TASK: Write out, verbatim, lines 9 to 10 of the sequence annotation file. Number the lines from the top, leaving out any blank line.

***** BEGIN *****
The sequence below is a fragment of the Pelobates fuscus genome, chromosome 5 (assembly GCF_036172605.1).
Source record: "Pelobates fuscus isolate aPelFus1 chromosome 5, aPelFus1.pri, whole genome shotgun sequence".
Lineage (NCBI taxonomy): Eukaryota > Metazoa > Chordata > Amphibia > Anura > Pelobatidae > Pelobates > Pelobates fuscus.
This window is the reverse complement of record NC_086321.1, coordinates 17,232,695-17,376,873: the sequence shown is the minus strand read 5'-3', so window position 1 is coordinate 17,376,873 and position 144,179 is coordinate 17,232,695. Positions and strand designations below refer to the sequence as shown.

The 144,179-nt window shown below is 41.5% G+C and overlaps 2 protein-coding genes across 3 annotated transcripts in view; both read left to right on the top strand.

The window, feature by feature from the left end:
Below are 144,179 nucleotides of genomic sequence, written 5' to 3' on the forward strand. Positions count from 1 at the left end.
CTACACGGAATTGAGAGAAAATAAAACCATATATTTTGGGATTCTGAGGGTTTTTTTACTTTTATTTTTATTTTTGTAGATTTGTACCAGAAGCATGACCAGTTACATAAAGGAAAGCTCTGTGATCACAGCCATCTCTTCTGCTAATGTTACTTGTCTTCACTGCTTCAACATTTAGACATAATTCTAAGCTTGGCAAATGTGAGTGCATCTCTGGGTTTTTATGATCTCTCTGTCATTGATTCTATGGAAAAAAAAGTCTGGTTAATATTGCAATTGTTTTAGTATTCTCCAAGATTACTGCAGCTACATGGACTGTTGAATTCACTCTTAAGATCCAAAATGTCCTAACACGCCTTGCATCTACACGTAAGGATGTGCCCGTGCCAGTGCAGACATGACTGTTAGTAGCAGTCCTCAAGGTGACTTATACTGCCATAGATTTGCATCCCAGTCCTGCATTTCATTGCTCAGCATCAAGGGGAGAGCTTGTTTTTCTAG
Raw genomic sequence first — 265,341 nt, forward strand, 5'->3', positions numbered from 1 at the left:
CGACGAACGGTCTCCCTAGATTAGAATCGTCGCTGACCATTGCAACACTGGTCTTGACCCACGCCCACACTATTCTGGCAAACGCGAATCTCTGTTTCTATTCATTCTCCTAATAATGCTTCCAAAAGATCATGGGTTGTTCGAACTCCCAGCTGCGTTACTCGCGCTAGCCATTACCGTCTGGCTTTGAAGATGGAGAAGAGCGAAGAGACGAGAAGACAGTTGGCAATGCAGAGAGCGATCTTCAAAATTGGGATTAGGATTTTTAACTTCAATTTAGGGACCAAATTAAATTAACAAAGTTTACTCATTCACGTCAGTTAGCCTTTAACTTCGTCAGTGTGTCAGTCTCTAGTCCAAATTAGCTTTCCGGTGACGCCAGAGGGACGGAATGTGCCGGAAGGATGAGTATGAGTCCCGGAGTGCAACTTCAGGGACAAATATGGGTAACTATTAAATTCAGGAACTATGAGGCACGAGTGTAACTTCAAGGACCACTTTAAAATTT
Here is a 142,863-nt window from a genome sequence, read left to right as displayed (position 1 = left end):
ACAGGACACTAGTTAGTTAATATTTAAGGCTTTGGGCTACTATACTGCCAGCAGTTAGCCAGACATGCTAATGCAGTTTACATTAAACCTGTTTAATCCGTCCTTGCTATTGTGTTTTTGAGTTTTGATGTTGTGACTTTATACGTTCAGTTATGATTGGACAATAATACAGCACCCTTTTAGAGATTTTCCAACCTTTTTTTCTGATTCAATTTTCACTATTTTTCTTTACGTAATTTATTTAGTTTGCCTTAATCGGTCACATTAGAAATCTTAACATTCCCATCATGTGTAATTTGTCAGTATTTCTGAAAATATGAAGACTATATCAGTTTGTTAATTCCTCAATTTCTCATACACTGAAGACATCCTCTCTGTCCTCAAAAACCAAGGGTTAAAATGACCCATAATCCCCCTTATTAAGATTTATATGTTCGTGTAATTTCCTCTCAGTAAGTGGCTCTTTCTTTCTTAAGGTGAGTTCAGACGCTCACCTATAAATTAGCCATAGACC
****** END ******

Raw genomic sequence first — 265,341 nt, forward strand, 5'->3', positions numbered from 1 at the left:
CGACGAACGGTCTCCCTAGATTAGAATCGTCGCTGACCATTGCAACACTGGTCTTGACCCACGCCCACACTATTCTGGCAAACGCGAATCTCTGTTTCTATTCATTCTCCTAATAATGCTTCCAAAAGATCATGGGTTGTTCGAACTCCCAGCTGCGTTACTCGCGCTAGCCATTACCGTCTGGCTTTGAAGATGGAGAAGAGCGAAGAGACGAGAAGACAGTTGGCAATGCAGAGAGCGATCTTCAAAATTGGGATTAGGATTTTTAACTTCAATTTAGGGACCAAATTAAATTAACAAAGTTTACTCATTCACGTCAGTTAGCCTTTAACTTCGTCAGTGTGTCAGTCTCTAGTCCAAATTAGCTTTCCGGTGACGCCAGAGGGACGGAATGTGCCGGAAGGATGAGTATGAGTCCCGGAGTGCAACTTCAGGGACAAATATGGGTAACTATTAAATTCAGGAACTATGAGGCACGAGTGTAACTTCAAGGACCACTTTAAAATTT